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IT-Forum: "The Gittins Policy is Nearly Optimal in the M/G/k under Extremely General Conditions"

The Gittins Policy is Nearly Optimal in the M/G/k under Extremely General Conditions
Friday, May 21, 2021 - 1:00pm to Saturday, May 22, 2021 - 12:55pm
Ziv Scully (CMU)
Abstract / Description: 

The Gittins scheduling policy minimizes the mean response in the single-server M/G/1 queue in a wide variety of settings. Most famously, Gittins is optimal when preemption is allowed and service requirements are unknown but drawn from a known distribution. Gittins is also optimal much more generally, adapting to any amount of available information and any preemption restrictions. However, scheduling to minimize mean response time in a multiserver setting, specifically the central-queue M/G/k, is a much more difficult problem.

In this work we give the first general analysis of Gittins in the M/G/k. Specifically, we show that under extremely general conditions, Gittins's mean response time in the M/G/k is at most its mean response time in the M/G/1 plus a term that grows logarithmically in the heavy-traffic limit, namely as the system load approaches capacity. A consequence of this result is that Gittins is optimal in the heavy-traffic M/G/k if the service requirement distribution has finite (2 + ε)th moment for any ε > 0. This is the most general result on minimizing mean response time in the M/G/k to date.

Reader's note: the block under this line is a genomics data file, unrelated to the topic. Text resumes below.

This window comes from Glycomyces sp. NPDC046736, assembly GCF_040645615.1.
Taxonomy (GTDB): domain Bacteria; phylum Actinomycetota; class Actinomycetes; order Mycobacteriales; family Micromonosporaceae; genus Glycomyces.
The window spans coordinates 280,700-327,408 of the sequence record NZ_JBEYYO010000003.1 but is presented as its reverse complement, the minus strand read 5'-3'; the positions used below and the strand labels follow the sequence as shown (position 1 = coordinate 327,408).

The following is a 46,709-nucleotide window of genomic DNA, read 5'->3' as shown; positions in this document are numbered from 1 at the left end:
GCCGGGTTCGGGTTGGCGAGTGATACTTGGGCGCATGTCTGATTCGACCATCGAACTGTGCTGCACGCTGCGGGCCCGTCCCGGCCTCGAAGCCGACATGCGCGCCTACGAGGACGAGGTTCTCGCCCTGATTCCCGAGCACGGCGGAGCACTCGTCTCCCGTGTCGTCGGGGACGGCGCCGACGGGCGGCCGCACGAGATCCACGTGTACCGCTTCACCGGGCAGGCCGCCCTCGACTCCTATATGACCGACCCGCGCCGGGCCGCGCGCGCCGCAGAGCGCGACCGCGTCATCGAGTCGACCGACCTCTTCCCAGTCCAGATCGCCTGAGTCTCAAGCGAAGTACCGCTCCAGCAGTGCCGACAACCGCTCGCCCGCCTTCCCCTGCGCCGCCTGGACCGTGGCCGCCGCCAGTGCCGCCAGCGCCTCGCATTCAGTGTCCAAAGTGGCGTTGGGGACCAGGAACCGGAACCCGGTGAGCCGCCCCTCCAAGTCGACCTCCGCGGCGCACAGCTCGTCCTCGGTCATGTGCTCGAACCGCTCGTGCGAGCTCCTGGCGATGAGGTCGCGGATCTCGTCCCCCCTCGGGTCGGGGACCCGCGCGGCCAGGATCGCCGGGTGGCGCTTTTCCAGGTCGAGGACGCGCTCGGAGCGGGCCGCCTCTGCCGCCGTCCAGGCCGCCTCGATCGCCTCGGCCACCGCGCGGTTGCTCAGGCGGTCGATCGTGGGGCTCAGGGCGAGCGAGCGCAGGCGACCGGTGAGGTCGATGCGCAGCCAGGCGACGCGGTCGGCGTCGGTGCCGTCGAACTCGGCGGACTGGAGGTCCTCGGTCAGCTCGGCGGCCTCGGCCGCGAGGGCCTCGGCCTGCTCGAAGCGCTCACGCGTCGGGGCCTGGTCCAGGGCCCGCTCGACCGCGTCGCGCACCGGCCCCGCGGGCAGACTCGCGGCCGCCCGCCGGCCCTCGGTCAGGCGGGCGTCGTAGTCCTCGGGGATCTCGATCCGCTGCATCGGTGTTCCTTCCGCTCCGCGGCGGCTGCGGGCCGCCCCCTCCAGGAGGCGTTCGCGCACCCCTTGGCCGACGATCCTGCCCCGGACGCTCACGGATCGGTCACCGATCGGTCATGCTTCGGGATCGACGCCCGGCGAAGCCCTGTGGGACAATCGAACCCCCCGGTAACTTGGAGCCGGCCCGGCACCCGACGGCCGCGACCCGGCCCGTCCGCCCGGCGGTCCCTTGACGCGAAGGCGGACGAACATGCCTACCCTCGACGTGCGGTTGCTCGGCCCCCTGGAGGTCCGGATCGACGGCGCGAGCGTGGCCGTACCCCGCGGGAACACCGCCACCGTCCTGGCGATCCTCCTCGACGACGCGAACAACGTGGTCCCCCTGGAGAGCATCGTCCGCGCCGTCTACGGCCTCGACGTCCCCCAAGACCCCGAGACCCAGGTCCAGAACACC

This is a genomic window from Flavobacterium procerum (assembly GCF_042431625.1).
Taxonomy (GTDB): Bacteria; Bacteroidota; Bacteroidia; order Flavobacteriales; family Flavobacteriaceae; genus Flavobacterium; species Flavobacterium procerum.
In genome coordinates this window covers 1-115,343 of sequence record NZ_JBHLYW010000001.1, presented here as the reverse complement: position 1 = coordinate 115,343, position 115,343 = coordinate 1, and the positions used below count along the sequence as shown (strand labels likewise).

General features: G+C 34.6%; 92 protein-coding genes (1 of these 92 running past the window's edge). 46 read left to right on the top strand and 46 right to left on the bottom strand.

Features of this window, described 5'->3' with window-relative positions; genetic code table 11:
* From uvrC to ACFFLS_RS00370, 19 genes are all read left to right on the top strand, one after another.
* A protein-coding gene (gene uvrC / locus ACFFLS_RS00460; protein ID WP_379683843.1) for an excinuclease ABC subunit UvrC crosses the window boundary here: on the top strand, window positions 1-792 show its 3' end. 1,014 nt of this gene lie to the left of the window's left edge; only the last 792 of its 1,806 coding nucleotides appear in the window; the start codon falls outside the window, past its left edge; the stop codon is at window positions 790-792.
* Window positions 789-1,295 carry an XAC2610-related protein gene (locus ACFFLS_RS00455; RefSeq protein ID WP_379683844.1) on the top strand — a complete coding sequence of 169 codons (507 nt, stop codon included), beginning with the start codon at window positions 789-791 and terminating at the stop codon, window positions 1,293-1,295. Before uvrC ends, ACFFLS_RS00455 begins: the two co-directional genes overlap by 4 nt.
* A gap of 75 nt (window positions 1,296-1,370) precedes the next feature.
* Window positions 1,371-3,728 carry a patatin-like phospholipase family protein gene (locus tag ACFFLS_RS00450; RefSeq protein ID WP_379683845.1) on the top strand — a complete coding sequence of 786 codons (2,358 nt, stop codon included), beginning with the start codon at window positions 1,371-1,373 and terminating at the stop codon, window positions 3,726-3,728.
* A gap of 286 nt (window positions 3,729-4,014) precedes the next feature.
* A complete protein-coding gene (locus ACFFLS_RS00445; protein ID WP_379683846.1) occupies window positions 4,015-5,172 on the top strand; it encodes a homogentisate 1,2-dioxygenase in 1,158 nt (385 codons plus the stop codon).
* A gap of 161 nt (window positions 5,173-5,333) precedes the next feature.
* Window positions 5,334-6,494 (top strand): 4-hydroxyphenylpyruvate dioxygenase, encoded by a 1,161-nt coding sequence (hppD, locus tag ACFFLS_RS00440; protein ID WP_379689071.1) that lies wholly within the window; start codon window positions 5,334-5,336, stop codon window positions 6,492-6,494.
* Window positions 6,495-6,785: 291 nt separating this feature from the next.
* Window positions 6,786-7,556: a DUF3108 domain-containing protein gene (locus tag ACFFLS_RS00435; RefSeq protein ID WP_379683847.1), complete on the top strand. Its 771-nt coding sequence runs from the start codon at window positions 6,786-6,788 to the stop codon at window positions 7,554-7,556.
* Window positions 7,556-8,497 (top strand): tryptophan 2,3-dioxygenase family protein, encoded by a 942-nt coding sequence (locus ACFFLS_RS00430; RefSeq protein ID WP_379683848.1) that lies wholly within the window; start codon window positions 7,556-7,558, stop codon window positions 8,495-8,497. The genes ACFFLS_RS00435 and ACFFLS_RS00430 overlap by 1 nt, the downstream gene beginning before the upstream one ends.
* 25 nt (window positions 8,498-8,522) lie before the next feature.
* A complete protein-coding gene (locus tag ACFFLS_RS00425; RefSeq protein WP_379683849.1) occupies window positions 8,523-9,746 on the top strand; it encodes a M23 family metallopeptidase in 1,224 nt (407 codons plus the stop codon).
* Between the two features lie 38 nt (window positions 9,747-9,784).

To prove our results, we combine properties of the Gittins policy and Palm calculus in a novel way. Notably, our technique overcomes the limitations of tagged job methods that were used in prior scheduling analyses.

Joint work with Isaac Grosof and Mor Harchol-Balter. Paper link:

Bio: Ziv Scully is a graduate student in Computer Science at CMU advised by Mor Harchol-Balter and Guy Blelloch. He graduated from MIT in 2016 with a BS in Mathematics with Computer Science. He is the recipient of an NSF Graduate Fellowship and an ARCS Foundation scholarship. Ziv's research focus is optimizing and analyzing computer systems and algorithms from a stochastic perspective, including job scheduling, load balancing, combinatorial optimization under uncertainty, and parallel algorithms. Recent publications of his have been recognized with awards from the INFORMS Applied Probability Society (Best Student Paper Prize finalist, 2018), IFIP PERFORMANCE (Best Student Paper Award winner, 2018), and ACM SIGMETRICS (Outstanding Student Paper Award winner, 2019; Best Video Award winner, 2020).